Modern changes in houses should fit people, not times

Published 11:30 am Wednesday, November 30, 2022

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“It is really dark in this hall,” I told the guy who was fixing my AC/heating unit. “When we built this house in about 1973, everyone was putting up dark wood paneling. It makes the hallway really dark.”
“Nobody puts dark wood paneling in houses anymore,” he replied, adding many households paint the paneling to make it lighter inside and more modern.
I responded, mine would stay the same no matter how dark, as I had gotten past the time I wanted everything changed. I am definitely past the age of painting paneling, even if I wanted. It has been home to me for so long.
My house is definitely styled 1970’s and I like it that way. Replacing everything and going modern is not my style.
Watching television shows about the modernization of homes shows it is a big business and is responsible for much of the change in styles in housing today. Just about the time everybody gets modern white cabinets in the kitchen, they start using darker colors like blues and green for cabinets. I cannot imagine a white kitchen and keeping it clean.
I wrote some stories in the past about people making changes in their home and I remember one couple who loved their wood kitchen cabinets and refused to take them out after they shopped stores for new ones.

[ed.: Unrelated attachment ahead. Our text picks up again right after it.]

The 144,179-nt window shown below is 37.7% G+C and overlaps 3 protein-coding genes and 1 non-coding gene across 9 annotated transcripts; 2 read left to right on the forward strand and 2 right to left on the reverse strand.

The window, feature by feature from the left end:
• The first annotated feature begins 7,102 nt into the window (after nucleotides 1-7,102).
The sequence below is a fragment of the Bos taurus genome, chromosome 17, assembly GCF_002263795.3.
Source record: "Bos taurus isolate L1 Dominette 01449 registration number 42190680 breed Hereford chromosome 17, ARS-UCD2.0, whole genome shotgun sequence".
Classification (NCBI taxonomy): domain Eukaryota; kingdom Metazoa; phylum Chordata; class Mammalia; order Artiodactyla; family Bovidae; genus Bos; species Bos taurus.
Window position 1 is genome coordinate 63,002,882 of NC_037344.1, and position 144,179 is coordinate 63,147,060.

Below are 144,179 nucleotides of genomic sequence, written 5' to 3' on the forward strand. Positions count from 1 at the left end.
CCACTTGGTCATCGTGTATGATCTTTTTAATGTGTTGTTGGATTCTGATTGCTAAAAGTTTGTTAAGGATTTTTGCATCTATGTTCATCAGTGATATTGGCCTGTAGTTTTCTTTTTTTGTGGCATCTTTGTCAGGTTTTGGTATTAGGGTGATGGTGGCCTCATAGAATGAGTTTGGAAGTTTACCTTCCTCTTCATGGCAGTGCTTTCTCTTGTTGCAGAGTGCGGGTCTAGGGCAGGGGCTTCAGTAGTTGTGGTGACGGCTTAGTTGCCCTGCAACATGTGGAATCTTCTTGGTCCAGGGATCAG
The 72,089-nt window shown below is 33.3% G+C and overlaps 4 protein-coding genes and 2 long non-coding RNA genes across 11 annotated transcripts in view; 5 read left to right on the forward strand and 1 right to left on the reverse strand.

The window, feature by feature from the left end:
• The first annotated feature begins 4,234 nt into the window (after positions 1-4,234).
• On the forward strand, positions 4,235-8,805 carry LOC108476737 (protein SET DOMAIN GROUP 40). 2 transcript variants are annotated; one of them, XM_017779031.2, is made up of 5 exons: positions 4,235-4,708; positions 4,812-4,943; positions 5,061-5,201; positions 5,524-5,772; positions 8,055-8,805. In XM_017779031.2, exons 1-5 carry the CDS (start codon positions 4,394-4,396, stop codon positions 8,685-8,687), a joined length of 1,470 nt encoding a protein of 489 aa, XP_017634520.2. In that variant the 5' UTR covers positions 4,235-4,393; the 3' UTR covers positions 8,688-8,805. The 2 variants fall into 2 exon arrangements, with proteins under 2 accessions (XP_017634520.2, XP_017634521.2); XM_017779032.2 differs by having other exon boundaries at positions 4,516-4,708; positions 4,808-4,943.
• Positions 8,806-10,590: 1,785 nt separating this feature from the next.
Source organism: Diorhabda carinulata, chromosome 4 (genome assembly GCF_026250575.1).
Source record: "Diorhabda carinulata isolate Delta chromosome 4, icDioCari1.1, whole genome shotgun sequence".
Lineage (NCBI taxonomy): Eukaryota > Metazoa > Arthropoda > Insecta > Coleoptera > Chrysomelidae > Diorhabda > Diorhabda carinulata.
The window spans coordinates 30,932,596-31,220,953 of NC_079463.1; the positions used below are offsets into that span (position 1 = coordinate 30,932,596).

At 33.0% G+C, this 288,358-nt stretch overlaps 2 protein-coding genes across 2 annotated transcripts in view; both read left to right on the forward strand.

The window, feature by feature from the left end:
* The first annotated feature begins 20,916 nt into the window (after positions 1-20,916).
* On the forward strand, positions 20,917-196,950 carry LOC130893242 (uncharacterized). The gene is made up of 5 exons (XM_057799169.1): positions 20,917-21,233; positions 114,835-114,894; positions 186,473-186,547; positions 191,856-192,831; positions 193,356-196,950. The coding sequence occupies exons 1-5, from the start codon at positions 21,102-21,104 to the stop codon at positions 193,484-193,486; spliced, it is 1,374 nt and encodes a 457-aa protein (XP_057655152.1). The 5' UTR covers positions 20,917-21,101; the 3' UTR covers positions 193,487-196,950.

“The new ones were stylish, but they were not made of wood. Ours were much stronger cabinets, so we just picked a pretty color and painted them,” they said.
On TV, the designers making a fresh look to a house, will bring their team in the house to begin wrecking what is there to replace with all new stuff.
It kills me to watch them going into a beautiful kitchen with great wood cabinets which are very well kept. They start wrecking them with sledge hammers and tossing the remains in a trash bin. Something lovely exchanged for something modern. Just tossed away. Some house owners would have been proud to add them to their kitchen.
I will admit, I throw very little away. Perhaps it is my upbringing to always find a use for something rather than tossing it away. I am not a hoarder, but I can find uses for just about everything.
Then there are those designers who go into a very old home and complain because so much of the original woodwork and fittings in the house have been taken away and discarded. Then they have to plan on turning the house back into what it had once been designed to be. So why change a house?
At some time, my house will likely belong to somebody else and they can change what they choose. Now, when I look around, I see the stained wood cabinets my husband built with this own saw and hammer. They have wear and tear on them from so many years of cooking and cleaning, but they hold a long happy life of feeding the family.
All the work inside was done by him, and I still value it and the memories. Textured ceilings are still white and bright, as they were when new. Wrecking crews are scraping ceiling texture in houses to make them modern. You might think my house needs a re-do, and many others will think the same, but is home. Designers can stay away.
I remember my grandmother’s house. It was so special. Now and in years to come, my grandchildren will hopefully remember this house and all the times we were together for Christmas and other times. They will remember the love we shared.
Mine is a grandmother’s house. It looks just like it should.

Retired as Associate News Editor, Bob Ann Breland writes a weekly column for The Daily News. You can email her at